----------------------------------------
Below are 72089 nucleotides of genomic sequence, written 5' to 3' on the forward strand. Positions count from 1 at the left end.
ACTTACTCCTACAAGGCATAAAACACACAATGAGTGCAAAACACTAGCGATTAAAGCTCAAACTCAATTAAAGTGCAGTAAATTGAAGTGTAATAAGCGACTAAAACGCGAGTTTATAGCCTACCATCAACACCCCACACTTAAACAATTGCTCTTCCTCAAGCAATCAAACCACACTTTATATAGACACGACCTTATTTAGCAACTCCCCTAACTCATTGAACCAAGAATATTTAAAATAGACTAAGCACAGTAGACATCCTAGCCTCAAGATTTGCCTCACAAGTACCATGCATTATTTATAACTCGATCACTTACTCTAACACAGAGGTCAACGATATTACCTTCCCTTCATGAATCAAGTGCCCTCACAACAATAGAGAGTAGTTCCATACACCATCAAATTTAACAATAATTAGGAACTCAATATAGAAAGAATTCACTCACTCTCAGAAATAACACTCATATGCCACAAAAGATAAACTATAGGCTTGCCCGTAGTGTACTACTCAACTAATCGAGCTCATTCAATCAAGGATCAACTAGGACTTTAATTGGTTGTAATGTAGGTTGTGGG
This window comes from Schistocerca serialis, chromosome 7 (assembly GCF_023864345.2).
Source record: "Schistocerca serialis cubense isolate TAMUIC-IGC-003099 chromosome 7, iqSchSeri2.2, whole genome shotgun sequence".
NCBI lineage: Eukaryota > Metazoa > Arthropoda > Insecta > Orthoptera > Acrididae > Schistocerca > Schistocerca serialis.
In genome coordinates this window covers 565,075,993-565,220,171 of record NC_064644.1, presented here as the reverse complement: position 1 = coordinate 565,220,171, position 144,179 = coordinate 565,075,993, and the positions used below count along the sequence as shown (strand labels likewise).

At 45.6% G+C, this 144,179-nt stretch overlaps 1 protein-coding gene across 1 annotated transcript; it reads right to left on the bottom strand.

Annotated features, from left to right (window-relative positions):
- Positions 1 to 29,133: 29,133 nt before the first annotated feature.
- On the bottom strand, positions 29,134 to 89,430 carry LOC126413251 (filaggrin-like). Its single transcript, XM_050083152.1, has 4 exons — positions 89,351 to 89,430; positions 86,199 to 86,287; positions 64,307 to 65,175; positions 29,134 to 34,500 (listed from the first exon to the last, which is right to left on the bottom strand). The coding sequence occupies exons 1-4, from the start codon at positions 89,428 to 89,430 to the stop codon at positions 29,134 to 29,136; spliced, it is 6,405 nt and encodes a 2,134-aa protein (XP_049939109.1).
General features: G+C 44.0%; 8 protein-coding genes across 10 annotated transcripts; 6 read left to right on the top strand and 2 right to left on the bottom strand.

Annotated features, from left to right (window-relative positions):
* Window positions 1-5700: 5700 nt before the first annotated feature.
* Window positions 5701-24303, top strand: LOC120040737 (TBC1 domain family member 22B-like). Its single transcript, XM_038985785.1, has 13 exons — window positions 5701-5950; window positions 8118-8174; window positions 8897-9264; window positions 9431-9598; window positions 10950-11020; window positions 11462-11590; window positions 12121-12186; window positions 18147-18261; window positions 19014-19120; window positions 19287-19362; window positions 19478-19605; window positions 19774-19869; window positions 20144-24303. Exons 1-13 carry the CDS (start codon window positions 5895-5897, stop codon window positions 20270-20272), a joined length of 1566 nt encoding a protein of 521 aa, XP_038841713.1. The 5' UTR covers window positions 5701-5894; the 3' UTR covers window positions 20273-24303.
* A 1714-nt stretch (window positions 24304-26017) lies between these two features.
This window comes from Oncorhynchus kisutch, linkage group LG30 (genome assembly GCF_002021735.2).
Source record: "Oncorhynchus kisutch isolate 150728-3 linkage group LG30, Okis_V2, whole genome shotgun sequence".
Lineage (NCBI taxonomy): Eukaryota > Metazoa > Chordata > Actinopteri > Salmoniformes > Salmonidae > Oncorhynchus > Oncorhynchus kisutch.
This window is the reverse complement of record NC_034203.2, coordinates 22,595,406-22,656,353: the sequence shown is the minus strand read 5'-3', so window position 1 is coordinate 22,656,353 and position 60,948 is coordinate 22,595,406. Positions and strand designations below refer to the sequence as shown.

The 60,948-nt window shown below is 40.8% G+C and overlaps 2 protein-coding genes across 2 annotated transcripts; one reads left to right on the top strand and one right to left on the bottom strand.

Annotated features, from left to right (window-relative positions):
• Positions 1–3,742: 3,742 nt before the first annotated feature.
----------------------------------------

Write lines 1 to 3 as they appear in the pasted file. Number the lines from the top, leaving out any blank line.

Below are 72089 nucleotides of genomic sequence, written 5' to 3' on the forward strand. Positions count from 1 at the left end.
ACTTACTCCTACAAGGCATAAAACACACAATGAGTGCAAAACACTAGCGATTAAAGCTCAAACTCAATTAAAGTGCAGTAAATTGAAGTGTAATAAGCGACTAAAACGCGAGTTTATAGCCTACCATCAACACCCCACACTTAAACAATTGCTCTTCCTCAAGCAATCAAACCACACTTTATATAGACACGACCTTATTTAGCAACTCCCCTAACTCATTGAACCAAGAATATTTAAAATAGACTAAGCACAGTAGACATCCTAGCCTCAAGATTTGCCTCACAAGTACCATGCATTATTTATAACTCGATCACTTACTCTAACACAGAGGTCAACGATATTACCTTCCCTTCATGAATCAAGTGCCCTCACAACAATAGAGAGTAGTTCCATACACCATCAAATTTAACAATAATTAGGAACTCAATATAGAAAGAATTCACTCACTCTCAGAAATAACACTCATATGCCACAAAAGATAAACTATAGGCTTGCCCGTAGTGTACTACTCAACTAATCGAGCTCATTCAATCAAGGATCAACTAGGACTTTAATTGGTTGTAATGTAGGTTGTGGG
This window comes from Schistocerca serialis, chromosome 7 (assembly GCF_023864345.2).